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Saturday, June 24, 2017
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  • INDIANAPOLIS – So what happens if and when Indiana loses another congressional seat? It is not impossible.  In fact, it’s probably going to happen, so get ready. That said, if I had a nickel for everybody who wants to talk to me about chessboarding out Indiana politics over the coming eight years, I’d be replacing some of my tired old campaign shoes with Louboutins. Well, maybe. I would at least flirt with some. Still, what people don’t seem to be considering yet is that Hoosier opportunities to serve in our U.S. Congress may very well be shrinking, and pretty soon as our population continues to decline relative to other states. It is not a stretch to consider that by 2022, Indiana could be sending one fewer congressional delegate to Washington. Recent history tells a similar story, and it is worth refreshing our memory. Indiana’s 11th Congressional District was eliminated as a result of the 1980 census.
  • INDIANAPOLIS – The Indiana Democratic Party hasn’t felt like much of a party lately.  More like a support group meeting, or an amateur cage match.  We have a lingering case of loseritis, and it has negatively impacted our collective self-esteem. We need to remember that we are the party of fun, of cool, a party of people who are motivated about the well-being of others. How many of us have moved on from rolling our eyes to smashing our screens when we receive those doom and gloom overly urgent political fundraising emails? It is time to reconnect to our identity, and the promise we can bring to Hoosiers around the state.  We are the party that appreciates everybody, no matter your gender, color, religion, sexual orientation, whatever.  People, we like all of you!  And we think it is important to stand up to bullies who don’t.  We also get things done. In fact, Democratic leadership is thriving in our cities and towns around Indiana.

  • INDIANAPOLIS – People from the beginning of recorded time have noted that human intercourse, sex, can feel really good. It usually doesn’t cost anything, and people have been doing it for years, in fact, this is how we have populated the planet. It is going to continue to happen, even when circumstances are less than ideal. Yet our attitudes toward it can be very impractical and public policy can actually bring harm. In Indiana, sexual education can only be taught in public school through the lens of abstinence. Abstinence only for disease prevention. Abstinence only for pregnancy prevention.  While well-intentioned, this strategy leaves out a great deal of necessary information, like how to protect yourself from or get help after violent encounters in an age-appropriate way. These good intentions, intentions presumed to cut back on promiscuity, lead to all kinds of problems.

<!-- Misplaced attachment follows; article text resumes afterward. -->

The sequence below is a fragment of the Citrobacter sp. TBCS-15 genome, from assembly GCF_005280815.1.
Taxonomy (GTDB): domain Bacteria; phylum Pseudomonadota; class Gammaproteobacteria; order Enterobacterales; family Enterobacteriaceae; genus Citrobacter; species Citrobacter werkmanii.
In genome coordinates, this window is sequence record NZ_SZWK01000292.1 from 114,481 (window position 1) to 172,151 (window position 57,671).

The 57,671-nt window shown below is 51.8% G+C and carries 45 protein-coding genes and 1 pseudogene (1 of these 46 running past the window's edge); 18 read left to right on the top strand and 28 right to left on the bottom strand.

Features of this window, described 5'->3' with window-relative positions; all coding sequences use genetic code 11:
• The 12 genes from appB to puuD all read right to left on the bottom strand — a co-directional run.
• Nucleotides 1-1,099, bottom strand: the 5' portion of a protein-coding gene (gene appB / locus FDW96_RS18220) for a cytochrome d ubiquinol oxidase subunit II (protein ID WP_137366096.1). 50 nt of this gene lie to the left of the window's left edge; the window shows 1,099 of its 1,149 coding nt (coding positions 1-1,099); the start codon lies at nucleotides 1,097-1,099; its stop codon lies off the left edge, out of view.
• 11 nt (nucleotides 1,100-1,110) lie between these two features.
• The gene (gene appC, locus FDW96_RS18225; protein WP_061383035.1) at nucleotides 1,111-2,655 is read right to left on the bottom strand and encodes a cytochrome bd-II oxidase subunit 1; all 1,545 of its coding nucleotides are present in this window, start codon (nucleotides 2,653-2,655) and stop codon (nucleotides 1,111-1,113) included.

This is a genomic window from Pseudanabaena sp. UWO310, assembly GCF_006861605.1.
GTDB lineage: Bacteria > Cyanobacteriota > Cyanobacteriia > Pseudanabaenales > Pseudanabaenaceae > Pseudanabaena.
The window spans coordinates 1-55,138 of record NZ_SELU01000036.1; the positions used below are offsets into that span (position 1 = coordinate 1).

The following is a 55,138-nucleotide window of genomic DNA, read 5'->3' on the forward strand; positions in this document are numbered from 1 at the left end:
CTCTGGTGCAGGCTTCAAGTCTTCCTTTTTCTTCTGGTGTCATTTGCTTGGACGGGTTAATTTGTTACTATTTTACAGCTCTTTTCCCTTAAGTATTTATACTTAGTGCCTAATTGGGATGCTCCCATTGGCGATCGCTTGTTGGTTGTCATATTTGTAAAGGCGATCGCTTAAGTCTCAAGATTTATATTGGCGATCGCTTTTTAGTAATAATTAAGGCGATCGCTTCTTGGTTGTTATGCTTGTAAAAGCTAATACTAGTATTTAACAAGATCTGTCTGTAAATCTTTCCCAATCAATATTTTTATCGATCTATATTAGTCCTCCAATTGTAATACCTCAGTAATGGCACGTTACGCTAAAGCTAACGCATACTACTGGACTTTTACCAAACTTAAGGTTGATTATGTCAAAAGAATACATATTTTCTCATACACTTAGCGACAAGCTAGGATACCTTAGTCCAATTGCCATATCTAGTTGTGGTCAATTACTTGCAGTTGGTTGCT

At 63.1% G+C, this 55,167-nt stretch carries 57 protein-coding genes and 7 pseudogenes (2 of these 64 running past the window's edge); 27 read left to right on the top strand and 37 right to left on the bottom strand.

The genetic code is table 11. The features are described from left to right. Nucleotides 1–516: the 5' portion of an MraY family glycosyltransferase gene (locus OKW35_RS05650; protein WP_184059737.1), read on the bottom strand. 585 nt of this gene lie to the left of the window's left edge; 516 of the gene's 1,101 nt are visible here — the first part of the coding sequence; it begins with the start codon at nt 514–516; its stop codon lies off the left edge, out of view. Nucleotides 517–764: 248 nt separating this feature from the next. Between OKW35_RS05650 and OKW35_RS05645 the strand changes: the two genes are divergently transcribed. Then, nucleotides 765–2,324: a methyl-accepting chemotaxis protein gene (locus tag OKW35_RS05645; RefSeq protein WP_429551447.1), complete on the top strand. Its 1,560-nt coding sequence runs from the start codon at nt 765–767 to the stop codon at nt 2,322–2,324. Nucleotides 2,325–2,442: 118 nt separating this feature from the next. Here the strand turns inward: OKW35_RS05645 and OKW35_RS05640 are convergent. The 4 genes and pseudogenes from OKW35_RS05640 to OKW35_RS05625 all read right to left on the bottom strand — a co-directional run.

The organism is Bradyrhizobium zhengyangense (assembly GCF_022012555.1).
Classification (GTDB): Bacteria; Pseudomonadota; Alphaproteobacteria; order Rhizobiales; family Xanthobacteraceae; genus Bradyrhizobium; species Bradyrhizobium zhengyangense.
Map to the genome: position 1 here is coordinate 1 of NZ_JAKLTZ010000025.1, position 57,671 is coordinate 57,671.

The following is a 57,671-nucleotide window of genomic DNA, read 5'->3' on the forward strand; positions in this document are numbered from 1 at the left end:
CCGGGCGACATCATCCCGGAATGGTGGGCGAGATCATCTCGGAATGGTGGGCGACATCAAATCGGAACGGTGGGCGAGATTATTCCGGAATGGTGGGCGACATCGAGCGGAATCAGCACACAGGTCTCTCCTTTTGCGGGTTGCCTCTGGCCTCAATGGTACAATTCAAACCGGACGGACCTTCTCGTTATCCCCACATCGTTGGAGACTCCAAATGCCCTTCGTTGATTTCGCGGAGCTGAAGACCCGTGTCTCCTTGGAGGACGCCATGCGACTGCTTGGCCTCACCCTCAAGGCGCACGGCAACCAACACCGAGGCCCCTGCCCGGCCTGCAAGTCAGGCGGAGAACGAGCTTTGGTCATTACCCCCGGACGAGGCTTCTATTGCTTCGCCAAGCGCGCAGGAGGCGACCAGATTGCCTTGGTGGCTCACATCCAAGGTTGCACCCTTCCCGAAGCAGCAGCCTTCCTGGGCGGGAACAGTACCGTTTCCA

• INDIANAPOLIS – Democrats may not like what I am about to say, but we need to hear it.  Clearly women have woken up and donned their pussy hats, protesting, meeting, marching and learning how to more effectively influence good public policy in our state. Invigorated participation in politics is a very good thing, particularly here in Indiana where we have such traditionally low voter turnout.  That said, although the Democrat Party is supposed to be the party of inclusion, I have to express sincere appreciation for our Indiana Republicans in this regard. They just get it better than we do. Even though most members of my party (and others) may hold issue with the opposition’s approach to a number of issues that resonate mostly with females, we all have to admire the opportunity that the Indiana Republican Party has afforded women in our state.  This does not happen by accident.  Yes, women Democrats may have invigorated interest and participation, but we have no organized program to help women learn how to channel their interest and energy in this regard as effectively as possible.
  • INDIANAPOLIS – There has been a great deal of controversy and legislation to address voter fraud here in Indiana and now nationally in the recent and very recent past. In fact, since 2005, Indiana has had one of the most stringent voter ID laws in the country. Long before the issue of fraud was raised in the recent national election, here Indiana we’ve attempted to legislate even more prescriptive law, even though as U.S. Supreme Court Justice John Paul Stevens, writing for the Supreme Court’s majority that held up the law’s constitutionality in Crawford v. Marion County Election Board, said that “the record contains no evidence of any such fraud actually occurring in Indiana at any time in its history.” OK. We all get that the American political landscape since then has changed significantly, and we struggle to understand how and why.